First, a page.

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Traveling like a seasoned traveler

Written by editor


PLYMOUTH, Minn. – As Thanksgiving approaches and ushers in the first portion of this year’s very busy holiday travel season, travel agency network Travel Leaders is offering tips to make even the most casual of travelers a seasoned pro. Travel Leaders also cautions consumers who have held off on purchasing their holiday airline tickets to do so quickly since airline capacity has continued to shrink, making even fewer seats available.

“Travel Leaders reminds consumers that the busiest days at America’s airports are those immediately before or after a major holiday, so if you can avoid those days or travel on the holiday itself, you’re likely to not only find greater availability for airline seats, but you’re also more likely to find less hectic airports, too,” explained Roger E. Block, CTC, President of Travel Leaders Franchise Group. “Regardless of the day you travel, you will want to allow more time than normal in arriving at the airport – that’s because millions of infrequent travelers will be flying, too, and their relative familiarity with airport check-ins and security screenings could impact the amount of time needed to get you to your gate on time.”

According to Block, a recent poll of Travel Leaders travel agents nationally, taken September 12-26, 2011, showed that a plurality (44.5%) of these travel experts advise allowing at least an hour and a half before a departing flight under normal circumstances. “When throngs of travelers who are unfamiliar with check-in and security screening procedures are added to the mix, it’s critical to arrive at the airport even earlier than normal,” Block added. “The advent of millimeter wave Advanced Imaging Technology machines, which screen passengers for prohibited items that might be concealed under clothing, also has increased the time it takes to pass through many security screening stations across the country.”

Travel Leaders’ travel agent experts throughout the United States offer the following tips to pass through security quickly during the upcoming holiday season. Upon approach at airport security checkpoints, be prepared to:

Remove your coat or jacket and your shoes and place them in security trays for screening. Children are usually subject to these rules as well, and may need help with their coats and shoes.

Frequent travelers often opt for slip-on shoes like loafers to speed through the process; lace-up shoes can be difficult to take on and off.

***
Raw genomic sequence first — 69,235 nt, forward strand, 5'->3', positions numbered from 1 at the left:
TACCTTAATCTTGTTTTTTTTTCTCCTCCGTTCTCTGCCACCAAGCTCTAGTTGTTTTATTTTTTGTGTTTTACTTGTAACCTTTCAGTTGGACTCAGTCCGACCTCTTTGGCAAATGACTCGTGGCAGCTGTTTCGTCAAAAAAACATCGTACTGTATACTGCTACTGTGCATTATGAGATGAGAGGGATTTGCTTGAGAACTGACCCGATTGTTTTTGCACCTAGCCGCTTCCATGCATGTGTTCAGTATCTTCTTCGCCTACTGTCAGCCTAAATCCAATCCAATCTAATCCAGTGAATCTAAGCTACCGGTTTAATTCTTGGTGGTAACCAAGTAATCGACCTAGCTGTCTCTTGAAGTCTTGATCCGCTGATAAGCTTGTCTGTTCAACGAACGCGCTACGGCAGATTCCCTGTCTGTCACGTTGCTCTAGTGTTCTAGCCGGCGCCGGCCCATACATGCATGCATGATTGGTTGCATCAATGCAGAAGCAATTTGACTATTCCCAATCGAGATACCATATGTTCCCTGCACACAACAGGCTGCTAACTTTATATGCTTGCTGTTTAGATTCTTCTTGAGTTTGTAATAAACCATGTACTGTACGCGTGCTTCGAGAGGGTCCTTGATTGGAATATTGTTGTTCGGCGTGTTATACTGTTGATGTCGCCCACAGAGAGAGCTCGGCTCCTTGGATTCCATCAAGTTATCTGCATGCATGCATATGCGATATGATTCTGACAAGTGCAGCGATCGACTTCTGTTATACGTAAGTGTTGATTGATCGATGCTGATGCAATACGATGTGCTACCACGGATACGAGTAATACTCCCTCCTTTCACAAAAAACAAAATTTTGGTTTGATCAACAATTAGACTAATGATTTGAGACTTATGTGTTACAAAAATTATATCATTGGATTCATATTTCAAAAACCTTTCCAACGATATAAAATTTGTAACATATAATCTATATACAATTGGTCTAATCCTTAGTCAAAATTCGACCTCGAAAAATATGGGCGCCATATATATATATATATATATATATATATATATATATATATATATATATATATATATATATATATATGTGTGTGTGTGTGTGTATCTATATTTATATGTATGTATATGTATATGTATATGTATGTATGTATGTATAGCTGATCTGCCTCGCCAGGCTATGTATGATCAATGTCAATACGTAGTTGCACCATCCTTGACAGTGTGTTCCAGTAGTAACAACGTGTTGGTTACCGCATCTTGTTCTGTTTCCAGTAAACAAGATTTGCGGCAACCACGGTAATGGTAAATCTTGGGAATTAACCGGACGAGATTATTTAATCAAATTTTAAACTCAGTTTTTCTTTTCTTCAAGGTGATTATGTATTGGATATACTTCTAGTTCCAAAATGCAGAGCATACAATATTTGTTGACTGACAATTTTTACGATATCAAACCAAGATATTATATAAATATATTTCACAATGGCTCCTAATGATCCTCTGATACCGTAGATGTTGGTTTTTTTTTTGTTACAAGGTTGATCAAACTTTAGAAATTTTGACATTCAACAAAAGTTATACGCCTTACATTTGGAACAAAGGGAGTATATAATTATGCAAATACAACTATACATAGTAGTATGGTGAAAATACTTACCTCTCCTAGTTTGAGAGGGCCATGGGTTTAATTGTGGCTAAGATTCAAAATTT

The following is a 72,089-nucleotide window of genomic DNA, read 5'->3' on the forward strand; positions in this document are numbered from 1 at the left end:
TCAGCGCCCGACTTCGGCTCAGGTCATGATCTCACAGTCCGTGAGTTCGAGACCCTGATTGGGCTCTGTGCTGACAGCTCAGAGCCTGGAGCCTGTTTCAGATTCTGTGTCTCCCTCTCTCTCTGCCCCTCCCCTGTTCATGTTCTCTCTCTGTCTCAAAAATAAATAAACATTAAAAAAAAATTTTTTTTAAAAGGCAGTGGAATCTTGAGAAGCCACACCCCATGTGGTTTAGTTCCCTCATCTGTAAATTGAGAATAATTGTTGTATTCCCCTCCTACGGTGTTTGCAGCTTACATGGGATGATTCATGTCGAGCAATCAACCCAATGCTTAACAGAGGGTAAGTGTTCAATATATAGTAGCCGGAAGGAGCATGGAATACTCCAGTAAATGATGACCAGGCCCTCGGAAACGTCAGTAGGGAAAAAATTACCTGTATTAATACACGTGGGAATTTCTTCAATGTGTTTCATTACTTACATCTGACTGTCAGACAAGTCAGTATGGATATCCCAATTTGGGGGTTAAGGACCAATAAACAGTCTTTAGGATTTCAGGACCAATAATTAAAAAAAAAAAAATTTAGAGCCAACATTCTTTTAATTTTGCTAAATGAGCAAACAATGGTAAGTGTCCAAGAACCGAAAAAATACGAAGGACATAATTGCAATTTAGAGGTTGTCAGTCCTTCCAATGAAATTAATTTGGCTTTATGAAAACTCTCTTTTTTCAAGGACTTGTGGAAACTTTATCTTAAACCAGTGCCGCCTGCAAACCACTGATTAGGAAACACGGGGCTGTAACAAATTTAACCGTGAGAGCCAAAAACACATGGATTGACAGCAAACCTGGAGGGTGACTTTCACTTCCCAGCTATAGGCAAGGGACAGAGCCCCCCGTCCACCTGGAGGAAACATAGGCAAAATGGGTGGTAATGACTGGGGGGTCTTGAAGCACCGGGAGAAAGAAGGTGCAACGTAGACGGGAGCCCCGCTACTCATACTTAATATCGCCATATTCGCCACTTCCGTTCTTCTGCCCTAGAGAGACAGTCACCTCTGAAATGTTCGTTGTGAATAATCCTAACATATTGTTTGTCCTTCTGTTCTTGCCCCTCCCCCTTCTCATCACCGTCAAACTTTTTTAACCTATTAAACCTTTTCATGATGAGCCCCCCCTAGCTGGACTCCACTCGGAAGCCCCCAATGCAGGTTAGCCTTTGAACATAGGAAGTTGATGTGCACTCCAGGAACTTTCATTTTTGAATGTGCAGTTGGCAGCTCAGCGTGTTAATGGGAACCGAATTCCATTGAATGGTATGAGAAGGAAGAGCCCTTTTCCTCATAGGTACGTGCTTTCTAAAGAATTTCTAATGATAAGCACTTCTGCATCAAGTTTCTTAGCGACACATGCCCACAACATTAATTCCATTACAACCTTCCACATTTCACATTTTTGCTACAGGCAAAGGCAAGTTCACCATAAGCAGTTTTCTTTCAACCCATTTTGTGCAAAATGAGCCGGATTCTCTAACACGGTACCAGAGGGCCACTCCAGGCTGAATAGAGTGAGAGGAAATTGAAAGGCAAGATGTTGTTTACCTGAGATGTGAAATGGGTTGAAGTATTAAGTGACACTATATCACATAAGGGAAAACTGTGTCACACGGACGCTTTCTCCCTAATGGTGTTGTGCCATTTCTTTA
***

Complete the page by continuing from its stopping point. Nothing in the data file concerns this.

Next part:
Secure all liquids or gels in your carry-on bag in a clear, quart-size plastic bag and place it in a security tray. If you forget to prepare this bag at home, most airports have bags available at security checkpoints. Remember, each container of liquid or gel can be no more than three ounces, or it will be confiscated. The TSA refers to this rule as 3-1-1, meaning three ounce liquids or gels allowed in a single (one) one-quart bag.

Frequent travelers make sure that this bag is easy to reach upon approach to the security checkpoint and may even have it out before they approach.

Empty your pockets of change, keys, cell phones, combs, eyeglasses, etc., and put these items in a small security tray for screening. If you’re wearing a belt, you may also be asked to remove it as well.

Frequent travelers further help to speed up this process by minimizing the number of items they have to place in security trays. They often place these items into their carry-on bags prior to their approach through security screening.

Remove any computers or other large electronics (video game consoles, remote-control toys, etc.) from your carry-on bag.

Frequent travelers have purchased TSA-approved computer bags so they don’t have to remove their laptops for screening.

You may be in a hurry, but double-check that you’ve collected all of your belongings from the security trays before you leave the security checkpoint.

Frequent travelers will already have minimal items to retrieve because they’ve planned ahead.

“We also remind travelers that winter weather can often impede Thanksgiving and end-of-year holiday travel,” Block noted. “We strongly advise all our clients to keep our travel agents’ contact information stored on a fully-charged cell phone just in case they need our additional assistance at the airport due to flight delays or cancellations.”

Finally, Block adds, “Be sure to pack your patience while traveling for the holidays. After all, your holiday spirit can depend on it.”